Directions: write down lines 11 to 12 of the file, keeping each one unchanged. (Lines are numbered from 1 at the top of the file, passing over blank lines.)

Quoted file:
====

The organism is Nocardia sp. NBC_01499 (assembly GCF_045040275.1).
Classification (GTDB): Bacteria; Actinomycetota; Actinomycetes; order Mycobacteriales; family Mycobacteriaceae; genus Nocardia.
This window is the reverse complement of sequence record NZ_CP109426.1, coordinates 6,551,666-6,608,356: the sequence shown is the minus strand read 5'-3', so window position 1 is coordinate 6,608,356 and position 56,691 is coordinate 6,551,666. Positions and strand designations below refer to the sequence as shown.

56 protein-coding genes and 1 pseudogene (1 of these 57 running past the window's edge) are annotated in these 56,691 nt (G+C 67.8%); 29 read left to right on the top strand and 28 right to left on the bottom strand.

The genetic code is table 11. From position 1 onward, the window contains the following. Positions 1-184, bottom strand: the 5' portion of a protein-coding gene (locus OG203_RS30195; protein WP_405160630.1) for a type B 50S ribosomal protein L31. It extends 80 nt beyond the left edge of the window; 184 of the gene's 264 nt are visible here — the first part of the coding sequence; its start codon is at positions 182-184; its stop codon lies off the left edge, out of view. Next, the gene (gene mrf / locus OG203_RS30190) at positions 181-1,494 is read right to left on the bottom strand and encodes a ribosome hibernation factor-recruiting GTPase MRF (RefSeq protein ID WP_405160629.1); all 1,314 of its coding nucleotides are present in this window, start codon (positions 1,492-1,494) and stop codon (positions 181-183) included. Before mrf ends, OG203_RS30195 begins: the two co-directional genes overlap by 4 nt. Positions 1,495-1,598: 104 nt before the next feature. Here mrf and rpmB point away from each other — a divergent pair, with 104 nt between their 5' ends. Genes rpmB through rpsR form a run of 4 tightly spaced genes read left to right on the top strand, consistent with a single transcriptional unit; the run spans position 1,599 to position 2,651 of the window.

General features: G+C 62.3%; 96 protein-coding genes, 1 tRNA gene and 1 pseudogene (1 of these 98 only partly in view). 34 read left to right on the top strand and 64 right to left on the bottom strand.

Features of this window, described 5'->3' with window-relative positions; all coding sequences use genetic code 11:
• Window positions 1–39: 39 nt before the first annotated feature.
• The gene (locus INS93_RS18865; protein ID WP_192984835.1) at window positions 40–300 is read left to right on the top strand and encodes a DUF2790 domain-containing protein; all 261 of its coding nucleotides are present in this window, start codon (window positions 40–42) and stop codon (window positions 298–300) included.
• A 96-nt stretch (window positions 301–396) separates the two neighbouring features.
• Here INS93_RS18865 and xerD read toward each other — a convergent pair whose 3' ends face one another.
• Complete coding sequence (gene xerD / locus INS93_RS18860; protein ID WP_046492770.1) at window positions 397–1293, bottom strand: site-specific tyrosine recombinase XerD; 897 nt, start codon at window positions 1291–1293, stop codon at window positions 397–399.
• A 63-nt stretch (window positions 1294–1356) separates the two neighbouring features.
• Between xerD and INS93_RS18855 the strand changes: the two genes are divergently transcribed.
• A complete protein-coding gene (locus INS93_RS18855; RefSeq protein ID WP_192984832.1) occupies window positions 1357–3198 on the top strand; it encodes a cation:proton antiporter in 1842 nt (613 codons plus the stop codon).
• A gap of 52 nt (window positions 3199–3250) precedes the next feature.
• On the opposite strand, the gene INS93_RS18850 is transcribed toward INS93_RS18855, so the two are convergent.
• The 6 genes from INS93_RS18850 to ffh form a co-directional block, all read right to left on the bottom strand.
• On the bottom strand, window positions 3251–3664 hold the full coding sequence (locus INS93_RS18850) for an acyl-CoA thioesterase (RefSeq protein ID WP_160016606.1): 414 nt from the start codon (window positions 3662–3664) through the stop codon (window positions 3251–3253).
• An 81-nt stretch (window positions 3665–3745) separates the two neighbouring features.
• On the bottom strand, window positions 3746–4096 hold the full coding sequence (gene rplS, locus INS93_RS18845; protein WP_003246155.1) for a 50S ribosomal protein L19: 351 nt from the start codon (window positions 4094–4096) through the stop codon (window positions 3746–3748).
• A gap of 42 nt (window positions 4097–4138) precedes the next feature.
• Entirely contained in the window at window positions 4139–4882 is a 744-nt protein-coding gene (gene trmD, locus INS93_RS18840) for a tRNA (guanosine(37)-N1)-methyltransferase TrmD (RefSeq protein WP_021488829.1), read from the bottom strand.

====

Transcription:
• Here INS93_RS18865 and xerD read toward each other — a convergent pair whose 3' ends face one another.
• Complete coding sequence (gene xerD / locus INS93_RS18860; protein ID WP_046492770.1) at window positions 397–1293, bottom strand: site-specific tyrosine recombinase XerD; 897 nt, start codon at window positions 1291–1293, stop codon at window positions 397–399.